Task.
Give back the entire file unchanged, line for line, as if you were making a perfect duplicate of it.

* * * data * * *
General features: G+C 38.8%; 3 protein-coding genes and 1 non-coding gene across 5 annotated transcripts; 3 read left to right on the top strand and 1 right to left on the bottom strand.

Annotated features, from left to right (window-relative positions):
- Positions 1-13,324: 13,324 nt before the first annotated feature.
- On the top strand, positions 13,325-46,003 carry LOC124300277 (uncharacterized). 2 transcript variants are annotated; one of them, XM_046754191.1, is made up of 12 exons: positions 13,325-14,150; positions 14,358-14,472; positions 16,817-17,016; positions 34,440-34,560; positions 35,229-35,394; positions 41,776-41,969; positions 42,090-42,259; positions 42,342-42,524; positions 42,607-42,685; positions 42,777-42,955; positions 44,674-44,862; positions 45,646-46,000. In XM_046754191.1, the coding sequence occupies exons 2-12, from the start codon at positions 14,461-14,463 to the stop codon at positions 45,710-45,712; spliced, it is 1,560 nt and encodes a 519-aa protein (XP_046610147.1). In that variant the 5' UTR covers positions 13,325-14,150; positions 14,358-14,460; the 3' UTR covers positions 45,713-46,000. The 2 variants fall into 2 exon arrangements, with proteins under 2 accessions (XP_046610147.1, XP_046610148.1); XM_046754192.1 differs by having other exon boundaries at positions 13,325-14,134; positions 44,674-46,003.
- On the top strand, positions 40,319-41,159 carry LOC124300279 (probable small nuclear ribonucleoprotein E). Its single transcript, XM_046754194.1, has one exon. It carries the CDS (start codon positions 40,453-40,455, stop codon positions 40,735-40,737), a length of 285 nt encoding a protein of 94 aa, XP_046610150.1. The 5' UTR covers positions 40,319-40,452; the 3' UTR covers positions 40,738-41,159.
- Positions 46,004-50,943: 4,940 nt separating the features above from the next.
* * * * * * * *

General features: G+C 38.8%; 3 protein-coding genes and 1 non-coding gene across 5 annotated transcripts; 3 read left to right on the top strand and 1 right to left on the bottom strand.

Annotated features, from left to right (window-relative positions):
- Positions 1-13,324: 13,324 nt before the first annotated feature.
- On the top strand, positions 13,325-46,003 carry LOC124300277 (uncharacterized). 2 transcript variants are annotated; one of them, XM_046754191.1, is made up of 12 exons: positions 13,325-14,150; positions 14,358-14,472; positions 16,817-17,016; positions 34,440-34,560; positions 35,229-35,394; positions 41,776-41,969; positions 42,090-42,259; positions 42,342-42,524; positions 42,607-42,685; positions 42,777-42,955; positions 44,674-44,862; positions 45,646-46,000. In XM_046754191.1, the coding sequence occupies exons 2-12, from the start codon at positions 14,461-14,463 to the stop codon at positions 45,710-45,712; spliced, it is 1,560 nt and encodes a 519-aa protein (XP_046610147.1). In that variant the 5' UTR covers positions 13,325-14,150; positions 14,358-14,460; the 3' UTR covers positions 45,713-46,000. The 2 variants fall into 2 exon arrangements, with proteins under 2 accessions (XP_046610147.1, XP_046610148.1); XM_046754192.1 differs by having other exon boundaries at positions 13,325-14,134; positions 44,674-46,003.
- On the top strand, positions 40,319-41,159 carry LOC124300279 (probable small nuclear ribonucleoprotein E). Its single transcript, XM_046754194.1, has one exon. It carries the CDS (start codon positions 40,453-40,455, stop codon positions 40,735-40,737), a length of 285 nt encoding a protein of 94 aa, XP_046610150.1. The 5' UTR covers positions 40,319-40,452; the 3' UTR covers positions 40,738-41,159.
- Positions 46,004-50,943: 4,940 nt separating the features above from the next.